Tuesday, December 13, 2011

Sanity Check for School Finance

You have to be really old to remember when the introduction of "new math" caused such a commotion in public education. The biggest change was in how students are taught to approach computation. In the old regime, rote memorization was the order of the day. Mechanical processes ("put down the 4 and carry the 1") were drilled into students' heads. Students graduated knowing what 7x9 equaled, but lacking the ability to apply their skills to the real world.

After the jump, some examples, both fictional and real world.



Kids today are still taught their times tables, but the curriculum makes room for other skills as well, skills that help students apply those math facts to real world problems. One skill taught in new math that is particularly upsetting to traditionalists is estimating. For example, besides memorizing that 7x9=63, students may also be taught to estimate the answer. 7x9 is pretty close to 7x10. The answer to that is easy, 70. So, the answer to 7x9 is going to be less than 70. If you think the answer is, say, 93, you'll know you are wrong. This drives some parents batty: what do you mean, my child is being taught that 70 is a close enough answer to 7x9?!?

Another skill taught is to perform a sanity check on your answer. In science class, a student may be asked to calculate the distance from the Earth to the Sun, given, say, the circumference of the Earth's orbit. A student applying math skills learned by rote memorization might busily calculate away and come up with an answer of 93 miles. A sanity check should suggest to him that the correct answer is a lot more than that: the Sun is farther away from Earth than, say, Houston is from Dallas.

Ironically, estimating and doing a sanity check used to be critical even in the pre-calculator days, when a slide rule hung off every engineer's belt. If you ever used a slide rule, you know they are very good at giving you the first two or three digits of a calculation, but they don't do squat in telling you where to place the decimal point. Good estimation skills can help you decide whether the answer is 93 or 93 million.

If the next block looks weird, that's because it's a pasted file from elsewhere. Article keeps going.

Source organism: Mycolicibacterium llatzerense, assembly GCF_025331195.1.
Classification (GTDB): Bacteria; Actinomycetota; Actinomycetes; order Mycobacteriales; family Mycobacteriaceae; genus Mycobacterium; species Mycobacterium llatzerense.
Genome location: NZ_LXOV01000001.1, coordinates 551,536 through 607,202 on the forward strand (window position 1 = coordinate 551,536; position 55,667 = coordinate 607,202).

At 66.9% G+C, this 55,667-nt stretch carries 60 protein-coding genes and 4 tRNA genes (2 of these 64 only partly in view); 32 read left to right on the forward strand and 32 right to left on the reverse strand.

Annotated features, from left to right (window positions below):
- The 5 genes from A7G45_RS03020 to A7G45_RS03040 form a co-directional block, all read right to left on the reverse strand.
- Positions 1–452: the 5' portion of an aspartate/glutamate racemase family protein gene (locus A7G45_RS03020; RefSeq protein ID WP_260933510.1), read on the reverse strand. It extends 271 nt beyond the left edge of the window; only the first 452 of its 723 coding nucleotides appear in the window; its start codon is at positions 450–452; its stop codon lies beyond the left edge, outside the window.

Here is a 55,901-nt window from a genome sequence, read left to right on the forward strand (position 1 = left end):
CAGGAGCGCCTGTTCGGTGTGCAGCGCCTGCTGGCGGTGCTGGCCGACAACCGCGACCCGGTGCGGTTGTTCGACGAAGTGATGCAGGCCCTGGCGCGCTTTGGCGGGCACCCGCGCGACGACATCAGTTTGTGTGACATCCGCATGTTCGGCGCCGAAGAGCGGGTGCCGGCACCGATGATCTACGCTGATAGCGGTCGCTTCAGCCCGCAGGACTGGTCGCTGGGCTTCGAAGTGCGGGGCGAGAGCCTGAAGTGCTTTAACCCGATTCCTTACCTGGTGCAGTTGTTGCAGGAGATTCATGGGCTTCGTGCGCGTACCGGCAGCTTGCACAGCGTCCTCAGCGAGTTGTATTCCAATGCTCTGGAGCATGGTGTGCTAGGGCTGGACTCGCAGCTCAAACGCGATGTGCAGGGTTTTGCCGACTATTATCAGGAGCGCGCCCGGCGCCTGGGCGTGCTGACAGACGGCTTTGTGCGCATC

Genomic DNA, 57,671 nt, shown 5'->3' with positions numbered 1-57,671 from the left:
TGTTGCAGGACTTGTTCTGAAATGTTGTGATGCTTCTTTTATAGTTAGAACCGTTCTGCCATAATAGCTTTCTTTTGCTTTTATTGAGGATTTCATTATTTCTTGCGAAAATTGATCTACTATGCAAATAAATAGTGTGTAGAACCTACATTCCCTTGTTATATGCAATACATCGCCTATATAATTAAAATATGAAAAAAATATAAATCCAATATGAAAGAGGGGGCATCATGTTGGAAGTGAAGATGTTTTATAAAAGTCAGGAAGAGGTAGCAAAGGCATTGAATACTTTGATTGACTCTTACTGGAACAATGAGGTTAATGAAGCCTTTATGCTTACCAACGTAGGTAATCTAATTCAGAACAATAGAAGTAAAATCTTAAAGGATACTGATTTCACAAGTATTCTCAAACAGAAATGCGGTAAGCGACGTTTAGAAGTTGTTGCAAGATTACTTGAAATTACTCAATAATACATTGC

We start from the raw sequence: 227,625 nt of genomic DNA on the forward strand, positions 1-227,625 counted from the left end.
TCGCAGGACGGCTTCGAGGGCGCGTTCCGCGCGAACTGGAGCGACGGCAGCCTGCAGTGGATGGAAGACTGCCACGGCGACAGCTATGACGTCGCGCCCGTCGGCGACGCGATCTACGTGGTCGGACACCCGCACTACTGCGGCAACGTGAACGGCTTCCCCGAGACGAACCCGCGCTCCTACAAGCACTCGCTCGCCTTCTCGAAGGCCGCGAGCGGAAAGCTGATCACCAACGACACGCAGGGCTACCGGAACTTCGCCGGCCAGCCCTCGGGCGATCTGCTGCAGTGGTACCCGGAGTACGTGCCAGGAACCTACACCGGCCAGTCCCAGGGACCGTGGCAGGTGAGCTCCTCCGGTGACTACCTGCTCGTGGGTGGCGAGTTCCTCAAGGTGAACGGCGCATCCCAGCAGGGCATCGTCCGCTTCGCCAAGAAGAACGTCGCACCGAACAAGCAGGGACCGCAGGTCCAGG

Estimating and sanity checks can help with another source of error, one that was popularized with the introduction of computers to do calculations, called "Garbage In, Garbage Out." Even if you can perform lightning quick, 100% accurate calculations, your answer might still be wrong if you start with inaccurate facts.

That brings us to a recent real life example. I blogged about Richardson's state representative Stefani Carter and her disregard for the sad state of Texas public school finance. That, in turn, led one commenter to lob an accusation that public schools are ridiculously way overstaffed:
Dallas schools employ 157,000 to process 20,000 students through the current education system. That's over a 7:1 ratio. Seven school employees for each student. How can the taxpayer not question the wisdom there?
Source: The Wheel.

The reader claimed a DISD employee to student ratio of 7 to 1. A quick sanity check would have suggested the claim was preposterous. Go to a school. A ratio of 7 employees to 1 student would require the classrooms and halls and front office to be overflowing with employees. You'd have trouble picking out a student in the mass of adults.

The reader's error was not in dividing 157,000 by 20,000 (although that answer is much closer to 8:1 than 7:1, but no matter). It was in his starting assumptions. Is it reasonable to believe that there are only 20,000 students in the DISD when the population of the City of Dallas is over a million? In fact, the reader got his facts swapped. There are over 157,000 students in the DISD and 20,000 employees, not the other way around. He got the mechanical long division part right, but he failed spectacularly in applying those mechanical skills to the real world.